If you talk often to people enthusiastic about classical music, you’re bound to run into those who will tell you that the Romantic period was rubbish — you should only listen to Bach, Handel and Mozart! Frankly, they’re dead wrong. Yes, I love me some “Don Giovanni,” but the Romantic period is where things really start getting good. Sure, maybe it’s a bit cliché to love Wagner. And Tchaikovsky? He’s pretty sappy. If you really want to delve into the nitty-gritty of Romantic music, Chopin’s your guy.

If you’ve ever taken a piano lesson past the seventh grade, you probably have heard Chopin’s music. He’s best remembered as an absolutely prolific writer of solo piano pieces that range from fiery mazurkas (spirited Polish marches) to docile nocturnes. For good reason, he’s often part of young pianists’ repertoires. But Chopin’s hardly your garden-variety Romantic composer. In a nutshell, he was a tormented, sickly, womanizing child prodigy who died at the ripe old age of 39. Yet during his short life, he managed to write some of the most wonderfully intricate and diabolically difficult piano music ever created.

I like to think of him as the Jimi Hendrix of the 19th century. Doubt me? Get on YouTube and look up the very first scherzo he ever wrote (Op. 20) — could you do that at 21 years old? Honestly, though, it’s not the flying fingerwork that gets me; rather, it’s the emotion that wells up from the depths of his music. In fact, I can’t confidently point to another composer born in the early 19th century who captured so intensely such raw emotion in his music. Deeply devoted to his Polish heritage, a devastated Chopin wrote the aforementioned tortured scherzo and the famously tempestuous Revolutionary Etude (Op. 10) in response to the Russian Empire’s crushing of the 1831 November Uprising in Warsaw. Keep in mind that Chopin died in 1849 — the music we often regard today as the really Romantic stuff (e.g. Brahms, Massenet, etc.) didn’t really pick up until the 1850s and after. Not surprisingly, Chopin often treated the work of his contemporaries with indifference; if I were light-years ahead of the field in developing the Romantic musical style, I’d probably feel the same way.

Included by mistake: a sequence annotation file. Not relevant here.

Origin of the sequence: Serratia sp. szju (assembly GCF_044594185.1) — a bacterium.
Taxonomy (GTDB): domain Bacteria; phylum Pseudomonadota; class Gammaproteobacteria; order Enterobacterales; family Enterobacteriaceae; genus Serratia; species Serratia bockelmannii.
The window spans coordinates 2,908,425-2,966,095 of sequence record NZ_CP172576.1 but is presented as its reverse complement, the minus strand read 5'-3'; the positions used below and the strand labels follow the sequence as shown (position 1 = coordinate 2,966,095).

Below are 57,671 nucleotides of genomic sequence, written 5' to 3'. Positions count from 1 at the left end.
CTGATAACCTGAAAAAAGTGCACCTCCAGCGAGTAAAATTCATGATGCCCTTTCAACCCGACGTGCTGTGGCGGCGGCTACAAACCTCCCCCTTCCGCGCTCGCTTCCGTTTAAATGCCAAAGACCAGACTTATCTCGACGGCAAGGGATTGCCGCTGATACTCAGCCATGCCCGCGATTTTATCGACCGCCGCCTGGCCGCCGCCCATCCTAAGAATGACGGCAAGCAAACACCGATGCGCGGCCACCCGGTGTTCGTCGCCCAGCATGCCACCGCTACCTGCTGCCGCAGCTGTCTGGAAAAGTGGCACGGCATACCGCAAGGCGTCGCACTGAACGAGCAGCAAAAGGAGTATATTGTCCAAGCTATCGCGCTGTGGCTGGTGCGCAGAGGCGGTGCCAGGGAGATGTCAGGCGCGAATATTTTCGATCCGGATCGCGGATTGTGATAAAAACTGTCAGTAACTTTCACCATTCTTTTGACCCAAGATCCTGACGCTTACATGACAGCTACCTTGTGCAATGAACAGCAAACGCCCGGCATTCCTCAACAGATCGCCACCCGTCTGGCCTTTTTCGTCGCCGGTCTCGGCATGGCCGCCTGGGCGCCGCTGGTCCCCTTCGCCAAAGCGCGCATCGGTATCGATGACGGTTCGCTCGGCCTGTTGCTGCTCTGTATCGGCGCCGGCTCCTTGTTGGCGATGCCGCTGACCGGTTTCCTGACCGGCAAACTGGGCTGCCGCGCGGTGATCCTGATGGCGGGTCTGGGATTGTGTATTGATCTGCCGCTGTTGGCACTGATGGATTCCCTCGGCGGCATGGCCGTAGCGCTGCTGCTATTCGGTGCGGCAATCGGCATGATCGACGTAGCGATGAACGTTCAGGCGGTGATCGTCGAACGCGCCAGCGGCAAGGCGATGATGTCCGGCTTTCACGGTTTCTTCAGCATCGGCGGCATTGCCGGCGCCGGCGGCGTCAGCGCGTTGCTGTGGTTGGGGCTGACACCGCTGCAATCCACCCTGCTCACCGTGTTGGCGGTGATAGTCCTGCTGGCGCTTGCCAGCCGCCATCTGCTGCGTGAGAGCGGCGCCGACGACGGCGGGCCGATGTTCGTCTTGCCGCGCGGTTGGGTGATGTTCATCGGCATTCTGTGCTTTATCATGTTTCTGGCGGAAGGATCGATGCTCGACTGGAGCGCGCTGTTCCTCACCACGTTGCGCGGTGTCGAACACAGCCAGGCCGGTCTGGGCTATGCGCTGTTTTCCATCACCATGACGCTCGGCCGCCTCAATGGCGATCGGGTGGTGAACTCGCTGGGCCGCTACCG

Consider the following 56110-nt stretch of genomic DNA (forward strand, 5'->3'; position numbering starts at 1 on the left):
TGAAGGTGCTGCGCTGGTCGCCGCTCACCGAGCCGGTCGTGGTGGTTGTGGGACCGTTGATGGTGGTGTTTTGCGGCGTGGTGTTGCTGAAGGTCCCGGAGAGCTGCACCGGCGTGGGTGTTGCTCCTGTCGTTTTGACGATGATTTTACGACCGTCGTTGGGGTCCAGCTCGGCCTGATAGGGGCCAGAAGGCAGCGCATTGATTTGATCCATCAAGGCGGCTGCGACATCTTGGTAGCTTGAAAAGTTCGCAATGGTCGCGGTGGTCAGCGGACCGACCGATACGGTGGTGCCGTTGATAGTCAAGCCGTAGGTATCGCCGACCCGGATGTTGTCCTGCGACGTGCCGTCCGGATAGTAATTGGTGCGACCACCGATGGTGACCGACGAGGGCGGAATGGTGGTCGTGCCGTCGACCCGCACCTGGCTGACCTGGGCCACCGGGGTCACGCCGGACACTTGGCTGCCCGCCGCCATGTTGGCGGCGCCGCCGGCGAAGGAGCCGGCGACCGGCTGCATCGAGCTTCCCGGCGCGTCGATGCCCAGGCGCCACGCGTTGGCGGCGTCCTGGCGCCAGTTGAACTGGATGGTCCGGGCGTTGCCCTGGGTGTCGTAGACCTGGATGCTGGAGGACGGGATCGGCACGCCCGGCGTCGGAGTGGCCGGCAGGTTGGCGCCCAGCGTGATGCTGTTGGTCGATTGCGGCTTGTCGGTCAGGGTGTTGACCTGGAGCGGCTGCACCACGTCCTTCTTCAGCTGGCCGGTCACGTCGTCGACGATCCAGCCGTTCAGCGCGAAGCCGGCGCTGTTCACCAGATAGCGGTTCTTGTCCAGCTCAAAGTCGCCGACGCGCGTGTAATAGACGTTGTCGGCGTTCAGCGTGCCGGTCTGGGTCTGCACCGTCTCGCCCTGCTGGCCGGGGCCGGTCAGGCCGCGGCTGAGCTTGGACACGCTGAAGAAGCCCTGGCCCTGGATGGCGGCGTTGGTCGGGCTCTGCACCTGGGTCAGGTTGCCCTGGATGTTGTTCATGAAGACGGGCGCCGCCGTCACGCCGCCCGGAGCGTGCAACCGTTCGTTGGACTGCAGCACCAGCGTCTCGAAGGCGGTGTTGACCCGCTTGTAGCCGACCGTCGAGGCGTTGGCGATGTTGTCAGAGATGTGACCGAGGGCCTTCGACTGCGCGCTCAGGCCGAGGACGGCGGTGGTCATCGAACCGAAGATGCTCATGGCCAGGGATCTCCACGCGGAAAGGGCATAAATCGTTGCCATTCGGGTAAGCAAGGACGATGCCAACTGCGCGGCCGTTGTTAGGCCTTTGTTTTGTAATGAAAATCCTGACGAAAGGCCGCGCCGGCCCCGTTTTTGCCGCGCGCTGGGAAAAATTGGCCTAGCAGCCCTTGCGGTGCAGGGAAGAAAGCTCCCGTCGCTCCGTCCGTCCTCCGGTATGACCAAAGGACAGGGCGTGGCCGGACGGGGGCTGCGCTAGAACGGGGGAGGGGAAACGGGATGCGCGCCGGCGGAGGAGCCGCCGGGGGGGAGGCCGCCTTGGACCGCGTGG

But don’t take my word for it: instead, for your own exploration, I highly recommend Deutsche Grammaphon’s recording of Ivo Pogorelich playing Chopin’s Piano Concerto No. 2 and Polonaise No. 5. The Chicago Symphony Orchestra, under the incomparable baton of Claudio Abbado, performs wonderfully. The real treat, however, is Pogorelich’s interpretation. Eccentric to say the least, he elevates the recording to a wholly new plane. Those Bach eggheads I mentioned before might also try to convince you that rubato — or the act of relaxing strict tempo in order to heighten expression — is a foul thing. I dare you to give this recording a listen and argue the same. The second movement, in particular, exudes a delicate grace that few of Chopin’s contemporaries even came close to crafting. In fact, he later confessed in a letter that this movement, the larghetto, was inspired by his secret, burning love for a young conservatory classmate, a woman whom he never addressed even once. The whole work totals to about a half-hour of spectacular piano music, a composition that Chopin wrote at the tender young age of 20 — before he had even finished his musical schooling. I hope you’ll agree with me when I say that, as this record so aptly demonstrates, his emotion comes through as clearly on the first listen as it does on the last.